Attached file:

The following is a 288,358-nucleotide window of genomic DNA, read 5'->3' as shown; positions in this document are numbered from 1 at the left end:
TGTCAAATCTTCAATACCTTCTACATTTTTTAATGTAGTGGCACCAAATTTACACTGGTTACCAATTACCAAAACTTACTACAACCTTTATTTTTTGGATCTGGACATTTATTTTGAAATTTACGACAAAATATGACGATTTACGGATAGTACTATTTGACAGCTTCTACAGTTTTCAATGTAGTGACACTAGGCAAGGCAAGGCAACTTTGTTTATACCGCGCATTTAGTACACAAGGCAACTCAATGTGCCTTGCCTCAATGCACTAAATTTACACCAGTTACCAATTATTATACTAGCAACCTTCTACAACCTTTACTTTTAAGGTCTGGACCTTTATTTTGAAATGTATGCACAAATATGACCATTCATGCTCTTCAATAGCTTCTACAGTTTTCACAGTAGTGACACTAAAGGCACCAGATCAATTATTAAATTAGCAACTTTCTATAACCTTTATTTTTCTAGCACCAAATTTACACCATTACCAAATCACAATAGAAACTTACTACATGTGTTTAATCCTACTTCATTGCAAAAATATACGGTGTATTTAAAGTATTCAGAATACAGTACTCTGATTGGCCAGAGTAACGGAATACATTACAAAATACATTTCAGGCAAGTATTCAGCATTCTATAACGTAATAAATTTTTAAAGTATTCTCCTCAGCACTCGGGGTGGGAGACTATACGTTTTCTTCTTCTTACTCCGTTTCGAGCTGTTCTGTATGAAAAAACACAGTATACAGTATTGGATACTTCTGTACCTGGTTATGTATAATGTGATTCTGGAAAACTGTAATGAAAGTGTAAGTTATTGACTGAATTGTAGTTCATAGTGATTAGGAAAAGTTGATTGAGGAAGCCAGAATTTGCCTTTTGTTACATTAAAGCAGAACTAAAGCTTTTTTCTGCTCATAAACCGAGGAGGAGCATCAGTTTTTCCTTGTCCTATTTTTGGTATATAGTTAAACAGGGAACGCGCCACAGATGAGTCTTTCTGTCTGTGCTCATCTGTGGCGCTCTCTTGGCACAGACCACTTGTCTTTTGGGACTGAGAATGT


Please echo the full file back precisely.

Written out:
The following is a 288,358-nucleotide window of genomic DNA, read 5'->3' as shown; positions in this document are numbered from 1 at the left end:
TGTCAAATCTTCAATACCTTCTACATTTTTTAATGTAGTGGCACCAAATTTACACTGGTTACCAATTACCAAAACTTACTACAACCTTTATTTTTTGGATCTGGACATTTATTTTGAAATTTACGACAAAATATGACGATTTACGGATAGTACTATTTGACAGCTTCTACAGTTTTCAATGTAGTGACACTAGGCAAGGCAAGGCAACTTTGTTTATACCGCGCATTTAGTACACAAGGCAACTCAATGTGCCTTGCCTCAATGCACTAAATTTACACCAGTTACCAATTATTATACTAGCAACCTTCTACAACCTTTACTTTTAAGGTCTGGACCTTTATTTTGAAATGTATGCACAAATATGACCATTCATGCTCTTCAATAGCTTCTACAGTTTTCACAGTAGTGACACTAAAGGCACCAGATCAATTATTAAATTAGCAACTTTCTATAACCTTTATTTTTCTAGCACCAAATTTACACCATTACCAAATCACAATAGAAACTTACTACATGTGTTTAATCCTACTTCATTGCAAAAATATACGGTGTATTTAAAGTATTCAGAATACAGTACTCTGATTGGCCAGAGTAACGGAATACATTACAAAATACATTTCAGGCAAGTATTCAGCATTCTATAACGTAATAAATTTTTAAAGTATTCTCCTCAGCACTCGGGGTGGGAGACTATACGTTTTCTTCTTCTTACTCCGTTTCGAGCTGTTCTGTATGAAAAAACACAGTATACAGTATTGGATACTTCTGTACCTGGTTATGTATAATGTGATTCTGGAAAACTGTAATGAAAGTGTAAGTTATTGACTGAATTGTAGTTCATAGTGATTAGGAAAAGTTGATTGAGGAAGCCAGAATTTGCCTTTTGTTACATTAAAGCAGAACTAAAGCTTTTTTCTGCTCATAAACCGAGGAGGAGCATCAGTTTTTCCTTGTCCTATTTTTGGTATATAGTTAAACAGGGAACGCGCCACAGATGAGTCTTTCTGTCTGTGCTCATCTGTGGCGCTCTCTTGGCACAGACCACTTGTCTTTTGGGACTGAGAATGT